Great Britain. Parliament Great Britain. Royal Commission on Mines.

Minutes of evidence taken before the Royal Commission on Mines online

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supply of suitable timber, if the employer was held
responsible for the loss of time ? — Whatever his motive
for putting it in was, he put it in and fought for it.

32856. Is it not rather a cruel system to put the respon-
sibility on the workmen to withdraw if there is not a supply
of timber ? — I think so.

32857. Is it not very likely that they undertake veiy
serious risk for want of timber, because they Imow that
they must get their wages to live ? — I think so.

32858. It may be for days they may work under dan-
gerous conditions rather than lose the time ? — I think so.

32850. Mr. Ounyng:hame put it to you that after all
there was very little in this objection of yours about the
codification of those Special Rules and the alteration of
them, and you said there is very little in it You meant
very little in this particular thing, but not in the principle
for which you contend ? — I am very strong on the principle
for which I contend. When I said " Very little," I meant
there was very httle about this recent business. If a
new Mines Act is passed and Special Rules established
as they were in 1887, I am strongly of opinion that the
course I suggest ought to be carriwi out, and it ought to
be provided for.

32860. (Mr. Cunynghame.) The men ought to have an
ample opportunity of making their wishes felt before a
decision is come to. I am fiure you may take it that we
agree with you ? — Yes.

32861. (Mr. SmiUie.) Supposing an employer desires to
establish new Special Rules, at the present time you agree
with Mr. Ellis that he should be entitled to propose those
and send them to the Home Office ? — ^Yes.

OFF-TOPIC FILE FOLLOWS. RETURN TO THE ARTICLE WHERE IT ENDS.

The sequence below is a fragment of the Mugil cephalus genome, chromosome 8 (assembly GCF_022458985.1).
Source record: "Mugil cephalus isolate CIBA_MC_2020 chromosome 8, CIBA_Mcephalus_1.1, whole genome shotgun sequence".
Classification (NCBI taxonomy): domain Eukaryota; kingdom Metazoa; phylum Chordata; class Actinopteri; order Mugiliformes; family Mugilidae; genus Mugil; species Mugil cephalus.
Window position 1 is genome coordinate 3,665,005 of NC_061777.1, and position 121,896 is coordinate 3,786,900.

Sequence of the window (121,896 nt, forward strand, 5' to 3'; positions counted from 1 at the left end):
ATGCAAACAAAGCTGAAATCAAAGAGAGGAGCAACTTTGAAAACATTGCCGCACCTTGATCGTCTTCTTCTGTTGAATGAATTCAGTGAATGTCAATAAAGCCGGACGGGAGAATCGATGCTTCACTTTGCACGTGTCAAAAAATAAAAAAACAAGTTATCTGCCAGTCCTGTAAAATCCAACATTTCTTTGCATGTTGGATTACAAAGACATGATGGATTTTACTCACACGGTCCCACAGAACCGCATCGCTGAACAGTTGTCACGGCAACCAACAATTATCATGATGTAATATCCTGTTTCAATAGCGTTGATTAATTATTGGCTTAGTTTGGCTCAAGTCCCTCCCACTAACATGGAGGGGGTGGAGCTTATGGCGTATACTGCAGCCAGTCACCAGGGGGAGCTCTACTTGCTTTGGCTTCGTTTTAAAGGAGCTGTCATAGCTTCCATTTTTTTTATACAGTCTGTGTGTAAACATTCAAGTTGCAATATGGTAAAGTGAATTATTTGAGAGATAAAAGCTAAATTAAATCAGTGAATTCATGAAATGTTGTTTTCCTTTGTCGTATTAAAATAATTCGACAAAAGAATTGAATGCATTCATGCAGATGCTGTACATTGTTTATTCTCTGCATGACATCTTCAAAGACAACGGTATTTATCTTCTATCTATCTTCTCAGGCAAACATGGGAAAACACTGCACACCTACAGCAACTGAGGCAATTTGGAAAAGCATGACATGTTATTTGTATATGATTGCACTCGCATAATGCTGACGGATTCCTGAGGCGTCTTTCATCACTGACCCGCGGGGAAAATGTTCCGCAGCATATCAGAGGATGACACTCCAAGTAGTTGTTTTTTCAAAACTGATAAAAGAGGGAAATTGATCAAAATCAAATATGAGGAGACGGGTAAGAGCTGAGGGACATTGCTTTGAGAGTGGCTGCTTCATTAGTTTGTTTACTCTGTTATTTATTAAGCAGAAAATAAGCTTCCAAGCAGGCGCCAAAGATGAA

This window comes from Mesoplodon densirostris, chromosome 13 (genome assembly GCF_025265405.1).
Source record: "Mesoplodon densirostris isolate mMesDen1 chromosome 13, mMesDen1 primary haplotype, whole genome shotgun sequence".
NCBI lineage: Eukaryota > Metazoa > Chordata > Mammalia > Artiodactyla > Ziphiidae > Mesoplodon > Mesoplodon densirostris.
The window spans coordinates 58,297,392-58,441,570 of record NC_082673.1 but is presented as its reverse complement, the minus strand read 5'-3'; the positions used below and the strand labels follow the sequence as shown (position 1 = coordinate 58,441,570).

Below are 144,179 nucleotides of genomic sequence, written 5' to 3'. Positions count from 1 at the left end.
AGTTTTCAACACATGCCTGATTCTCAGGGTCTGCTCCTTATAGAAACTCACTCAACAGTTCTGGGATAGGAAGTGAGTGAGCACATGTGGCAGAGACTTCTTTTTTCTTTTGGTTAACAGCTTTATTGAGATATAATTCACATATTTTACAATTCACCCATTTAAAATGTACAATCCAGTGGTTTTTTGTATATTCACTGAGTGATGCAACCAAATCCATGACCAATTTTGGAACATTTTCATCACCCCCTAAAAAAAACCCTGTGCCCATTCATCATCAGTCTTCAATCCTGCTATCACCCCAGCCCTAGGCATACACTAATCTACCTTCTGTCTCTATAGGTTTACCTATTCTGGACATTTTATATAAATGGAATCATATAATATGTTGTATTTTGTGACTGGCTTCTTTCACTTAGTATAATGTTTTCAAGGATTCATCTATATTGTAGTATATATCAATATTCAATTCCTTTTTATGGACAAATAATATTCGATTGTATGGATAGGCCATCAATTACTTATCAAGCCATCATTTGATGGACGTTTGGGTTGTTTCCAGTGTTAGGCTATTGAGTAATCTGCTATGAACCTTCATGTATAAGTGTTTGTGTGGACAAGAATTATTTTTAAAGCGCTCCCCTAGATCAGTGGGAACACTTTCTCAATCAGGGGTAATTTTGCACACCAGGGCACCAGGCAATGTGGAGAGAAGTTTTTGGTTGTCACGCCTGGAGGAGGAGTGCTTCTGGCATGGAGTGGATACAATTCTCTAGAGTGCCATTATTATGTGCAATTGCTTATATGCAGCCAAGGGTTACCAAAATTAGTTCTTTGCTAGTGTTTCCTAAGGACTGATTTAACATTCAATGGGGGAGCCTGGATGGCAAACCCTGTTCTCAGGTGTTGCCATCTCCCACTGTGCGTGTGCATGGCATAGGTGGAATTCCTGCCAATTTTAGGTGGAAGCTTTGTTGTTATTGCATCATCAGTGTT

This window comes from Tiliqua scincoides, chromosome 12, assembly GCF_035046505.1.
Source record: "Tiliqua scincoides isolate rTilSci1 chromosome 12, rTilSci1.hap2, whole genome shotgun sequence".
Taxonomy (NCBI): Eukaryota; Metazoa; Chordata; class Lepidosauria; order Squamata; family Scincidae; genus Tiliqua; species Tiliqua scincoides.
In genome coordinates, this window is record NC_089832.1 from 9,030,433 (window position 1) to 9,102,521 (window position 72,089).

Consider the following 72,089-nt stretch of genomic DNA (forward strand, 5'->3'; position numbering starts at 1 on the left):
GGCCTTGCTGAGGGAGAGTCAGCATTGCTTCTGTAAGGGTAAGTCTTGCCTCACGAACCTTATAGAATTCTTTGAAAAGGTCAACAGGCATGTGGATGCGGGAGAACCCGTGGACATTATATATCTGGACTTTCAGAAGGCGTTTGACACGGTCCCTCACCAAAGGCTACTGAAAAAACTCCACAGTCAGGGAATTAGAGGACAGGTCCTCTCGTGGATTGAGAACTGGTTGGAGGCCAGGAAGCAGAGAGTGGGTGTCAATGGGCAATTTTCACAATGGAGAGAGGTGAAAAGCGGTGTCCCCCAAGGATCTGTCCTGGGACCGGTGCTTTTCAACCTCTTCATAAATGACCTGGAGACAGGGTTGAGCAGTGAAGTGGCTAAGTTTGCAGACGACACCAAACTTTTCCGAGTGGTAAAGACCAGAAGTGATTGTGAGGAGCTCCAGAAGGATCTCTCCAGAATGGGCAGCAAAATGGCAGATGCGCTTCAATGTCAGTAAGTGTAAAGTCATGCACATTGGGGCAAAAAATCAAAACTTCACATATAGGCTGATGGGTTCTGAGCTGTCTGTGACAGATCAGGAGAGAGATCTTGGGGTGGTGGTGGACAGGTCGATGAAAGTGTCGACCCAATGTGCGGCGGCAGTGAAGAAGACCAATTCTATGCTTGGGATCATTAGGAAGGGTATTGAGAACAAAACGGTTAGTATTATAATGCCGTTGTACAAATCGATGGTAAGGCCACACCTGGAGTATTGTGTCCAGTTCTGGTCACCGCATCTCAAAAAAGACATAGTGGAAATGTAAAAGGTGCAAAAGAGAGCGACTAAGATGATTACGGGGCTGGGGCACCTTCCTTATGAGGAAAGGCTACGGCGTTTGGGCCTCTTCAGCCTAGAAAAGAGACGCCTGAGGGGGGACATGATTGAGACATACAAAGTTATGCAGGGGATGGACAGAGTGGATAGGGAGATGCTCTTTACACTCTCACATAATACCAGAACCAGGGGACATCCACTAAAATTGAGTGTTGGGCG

32862. Are you aware that the Miners' Federation of
Great Britain is veiy strongly against that; that they
have discussed the matter and are very strongly against
it ? — ^No ; I was not aware of it

32863. Who has the right to object ; is it not the
persons employed in a mine ? — I should like to amphfy
what I said to Mr. Ellis. What I mean is this : it would
be very wrong in my opinion to say that an owner of a

^e I

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r mine should not be allowed to make suggeetionB as to a
new Special Rule. I think an owner or a mine should
be allowed, if he thinks fit, to make a suggestion as to a
Special Rule, but if the Home OfiSoe accept that suggestion
and it goes any further, I think that the Home Office
1 should see that the workmen have as great an opportunity
1 of discussing that rule they have to observe as the owner
has after he has made the suggestion.

32864. (Mr. Cunynghame,) It would be veiy wrong
if they have not. I should like to say that T — Under the
present system we have not. That is why I am talking
about it.

32865. {Mr. SmiUie,) Who do you think should be the
most interested in Special Rules for safety underground ?
— I think at all times, when the Special Rules have to be
overhauled, the Home Office should be the authority to
suggest Special Rules. I am talking now about rather
an individual colliery owner who thinks he wants the rules
as to timbering altered. I think he ought to be able to
make a suggestion, but if a new Mines Act comes into force,
I think the Home Office should be the persons to suggest
the rules.

32866. Who do you think should be most deeply in-
terested in the Special Rules for safety underground ? —
The workmen themselves.

32867. Those who risk their lives ? — Certainly, the
workmen themselves.

32868. Do you think the men should have power to
initiate Special Rules for their own safety and send them
to the Home Office ? — I think it would be desirable that
they should.

32869. If you give the employer the right to do so
would it not be fair and just to give the workmen the
same right ? — I certainly would.

32870. Or, in the event of Special Rules being required
for safety, I think your idea was that there should be a